Check my slides from the EVETE Final conference on COP, media literacy for teachers and peer teaching in vocational education.
Archive for September, 2007
Sites providing videos for educational purposes are spreading like the flu.
I’ve collected the seemingly useful ones here moving stuff from here.
- academic talking heads at Videolectures. (via elearnspace),
- SmartFlix, the Web’s Biggest How-To DVD Rental Store (via putto),
- TeacherTube – “Teach the World” (via masternewmedia).
- European players 5min and Sclipo,
- Vidipedia -the web’s first video encyclopedia,
- social network focused ones: Expert Village, SuTree, Graspr.
- a latecomer: Howcast
- now this is only for the hardcore: SciVee
- a nice latecomer: Mindbites
I’m starting a small list of my tools I use for learning material production/documentation purposes. I tend to use cheap and functional ones.
First is a compact camera. I’ve started digital photography with a Canon Powershot G2 (I quite liked it) then changed to a Panasonic Lumix DMC-FZ10 (that was a long time companion with a huge objective) and recently downgraded to Lumix TZ1, because it’s knowledge (5 mpixel, f2,8-f4,2, 35-350 mm, good video) almost covers what I could do with FZ-10, but given the compact size it just fits in my pocket. It’s getting discontinued (at least in Hungary) and is quite cheap.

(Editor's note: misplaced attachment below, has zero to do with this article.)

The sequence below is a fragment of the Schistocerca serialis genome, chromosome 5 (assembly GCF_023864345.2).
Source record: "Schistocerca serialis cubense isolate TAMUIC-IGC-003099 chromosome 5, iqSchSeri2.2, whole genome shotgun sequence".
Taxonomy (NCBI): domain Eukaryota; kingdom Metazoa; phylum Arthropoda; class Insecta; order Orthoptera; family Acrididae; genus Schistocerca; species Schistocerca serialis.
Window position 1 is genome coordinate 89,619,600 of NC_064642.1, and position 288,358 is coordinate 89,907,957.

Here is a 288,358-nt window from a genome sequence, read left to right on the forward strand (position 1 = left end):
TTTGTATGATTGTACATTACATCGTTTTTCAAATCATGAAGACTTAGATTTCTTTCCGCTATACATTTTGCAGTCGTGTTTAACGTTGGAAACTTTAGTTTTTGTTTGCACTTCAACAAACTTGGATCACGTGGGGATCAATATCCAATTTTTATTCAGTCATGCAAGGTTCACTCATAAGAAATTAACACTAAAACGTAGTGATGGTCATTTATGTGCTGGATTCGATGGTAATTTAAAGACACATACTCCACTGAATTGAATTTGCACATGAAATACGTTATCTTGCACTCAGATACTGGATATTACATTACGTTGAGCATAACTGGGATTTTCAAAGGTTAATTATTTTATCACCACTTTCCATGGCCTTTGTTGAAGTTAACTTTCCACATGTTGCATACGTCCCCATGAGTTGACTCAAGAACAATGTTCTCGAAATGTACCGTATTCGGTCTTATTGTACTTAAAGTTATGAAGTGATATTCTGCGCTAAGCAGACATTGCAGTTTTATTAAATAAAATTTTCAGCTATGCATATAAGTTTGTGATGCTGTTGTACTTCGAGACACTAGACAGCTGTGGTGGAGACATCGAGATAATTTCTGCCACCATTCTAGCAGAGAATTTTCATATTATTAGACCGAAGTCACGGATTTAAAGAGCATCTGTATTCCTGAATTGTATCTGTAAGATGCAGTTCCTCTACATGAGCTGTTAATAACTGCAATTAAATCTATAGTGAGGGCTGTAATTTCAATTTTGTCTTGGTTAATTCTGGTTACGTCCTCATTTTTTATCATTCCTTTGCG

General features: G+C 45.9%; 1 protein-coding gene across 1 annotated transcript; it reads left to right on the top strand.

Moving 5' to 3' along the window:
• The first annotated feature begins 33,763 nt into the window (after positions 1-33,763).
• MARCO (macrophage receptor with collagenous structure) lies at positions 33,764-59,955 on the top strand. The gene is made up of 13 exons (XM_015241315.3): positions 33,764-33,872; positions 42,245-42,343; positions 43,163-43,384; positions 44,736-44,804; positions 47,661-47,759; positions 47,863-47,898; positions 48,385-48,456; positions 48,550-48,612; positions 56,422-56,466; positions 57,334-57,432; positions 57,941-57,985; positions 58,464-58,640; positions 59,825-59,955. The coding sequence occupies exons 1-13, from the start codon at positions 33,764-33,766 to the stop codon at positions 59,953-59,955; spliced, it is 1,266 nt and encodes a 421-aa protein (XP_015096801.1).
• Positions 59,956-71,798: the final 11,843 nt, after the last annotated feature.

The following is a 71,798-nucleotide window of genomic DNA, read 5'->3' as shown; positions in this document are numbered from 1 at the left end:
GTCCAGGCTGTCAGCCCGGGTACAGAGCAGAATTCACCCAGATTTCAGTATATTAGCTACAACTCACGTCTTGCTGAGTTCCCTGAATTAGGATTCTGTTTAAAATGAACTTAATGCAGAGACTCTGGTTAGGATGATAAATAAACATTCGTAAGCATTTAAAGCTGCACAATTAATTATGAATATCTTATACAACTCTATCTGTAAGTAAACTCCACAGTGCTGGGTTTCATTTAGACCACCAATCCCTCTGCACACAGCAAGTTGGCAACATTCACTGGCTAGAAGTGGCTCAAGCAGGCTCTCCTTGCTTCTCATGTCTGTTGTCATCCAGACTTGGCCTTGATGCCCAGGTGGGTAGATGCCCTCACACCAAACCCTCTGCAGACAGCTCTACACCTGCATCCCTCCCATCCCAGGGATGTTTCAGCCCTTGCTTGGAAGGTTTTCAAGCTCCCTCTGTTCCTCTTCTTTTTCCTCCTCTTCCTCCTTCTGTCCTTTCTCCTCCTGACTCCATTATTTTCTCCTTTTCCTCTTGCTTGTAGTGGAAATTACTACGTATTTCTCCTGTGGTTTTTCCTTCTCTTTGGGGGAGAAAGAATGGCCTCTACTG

Short verdict on choosing digital cameras:
- never mind the megapixels,
- check how big the objective is physically (and look for small f-number)
- fast shutter speed,
- not too heavy to carry.
Update: Kevin Kelly agrees.
The application seems to be nice, I wonder if it’s really be used by teachers.
I took a walk on the wild side to find the best freely available instructional video on how to cut a chicken. Here are my short findings.
Leaving out bad camera, bad sound, unfollowable instructions let’s check my three best bets.
Third place: Aidan Brooks
A young chef who spokes intelligently, but cannot really deliver what he’s talking about, plus doing the whole stuff a bit awkwardly.
Second place: the Videojug way.
VideoJug: How To Quarter A Chicken
I believe that they’re gonna be huge, but the heartless, robotic voice makes it the whole thing a medical instruction. Doing well, but not explaining how it’s done.
And the winner is Podchef
Stephen nailed it again: Stager, Logo and Web 2.0.
Our company, Coedu, was involved in a project on introducing a new, simulation-based learning object development software in the Hungarian vocational education. Besides developing the learning materials we tried to advise on the functionalities of a social network focused COP software.